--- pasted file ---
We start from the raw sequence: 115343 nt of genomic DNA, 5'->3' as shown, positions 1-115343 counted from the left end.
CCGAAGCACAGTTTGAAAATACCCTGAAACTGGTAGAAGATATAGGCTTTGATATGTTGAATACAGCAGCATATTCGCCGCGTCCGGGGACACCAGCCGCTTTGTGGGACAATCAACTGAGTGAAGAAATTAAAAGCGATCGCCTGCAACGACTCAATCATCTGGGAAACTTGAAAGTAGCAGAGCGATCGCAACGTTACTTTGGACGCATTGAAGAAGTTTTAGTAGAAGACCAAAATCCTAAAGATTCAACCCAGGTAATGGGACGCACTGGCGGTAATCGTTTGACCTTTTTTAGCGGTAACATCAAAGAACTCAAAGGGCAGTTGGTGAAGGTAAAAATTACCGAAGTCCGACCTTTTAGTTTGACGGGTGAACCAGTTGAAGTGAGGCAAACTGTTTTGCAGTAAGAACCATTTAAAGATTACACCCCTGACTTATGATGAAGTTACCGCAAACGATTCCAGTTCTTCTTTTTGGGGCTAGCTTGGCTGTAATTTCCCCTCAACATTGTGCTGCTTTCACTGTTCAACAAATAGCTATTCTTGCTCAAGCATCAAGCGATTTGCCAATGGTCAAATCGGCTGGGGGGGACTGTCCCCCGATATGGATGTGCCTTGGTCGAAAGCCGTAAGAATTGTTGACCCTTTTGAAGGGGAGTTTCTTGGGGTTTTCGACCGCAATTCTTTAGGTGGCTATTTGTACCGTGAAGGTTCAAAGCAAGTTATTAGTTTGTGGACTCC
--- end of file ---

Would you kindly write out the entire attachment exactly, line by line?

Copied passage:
We start from the raw sequence: 115343 nt of genomic DNA, 5'->3' as shown, positions 1-115343 counted from the left end.
CCGAAGCACAGTTTGAAAATACCCTGAAACTGGTAGAAGATATAGGCTTTGATATGTTGAATACAGCAGCATATTCGCCGCGTCCGGGGACACCAGCCGCTTTGTGGGACAATCAACTGAGTGAAGAAATTAAAAGCGATCGCCTGCAACGACTCAATCATCTGGGAAACTTGAAAGTAGCAGAGCGATCGCAACGTTACTTTGGACGCATTGAAGAAGTTTTAGTAGAAGACCAAAATCCTAAAGATTCAACCCAGGTAATGGGACGCACTGGCGGTAATCGTTTGACCTTTTTTAGCGGTAACATCAAAGAACTCAAAGGGCAGTTGGTGAAGGTAAAAATTACCGAAGTCCGACCTTTTAGTTTGACGGGTGAACCAGTTGAAGTGAGGCAAACTGTTTTGCAGTAAGAACCATTTAAAGATTACACCCCTGACTTATGATGAAGTTACCGCAAACGATTCCAGTTCTTCTTTTTGGGGCTAGCTTGGCTGTAATTTCCCCTCAACATTGTGCTGCTTTCACTGTTCAACAAATAGCTATTCTTGCTCAAGCATCAAGCGATTTGCCAATGGTCAAATCGGCTGGGGGGGACTGTCCCCCGATATGGATGTGCCTTGGTCGAAAGCCGTAAGAATTGTTGACCCTTTTGAAGGGGAGTTTCTTGGGGTTTTCGACCGCAATTCTTTAGGTGGCTATTTGTACCGTGAAGGTTCAAAGCAAGTTATTAGTTTGTGGACTCC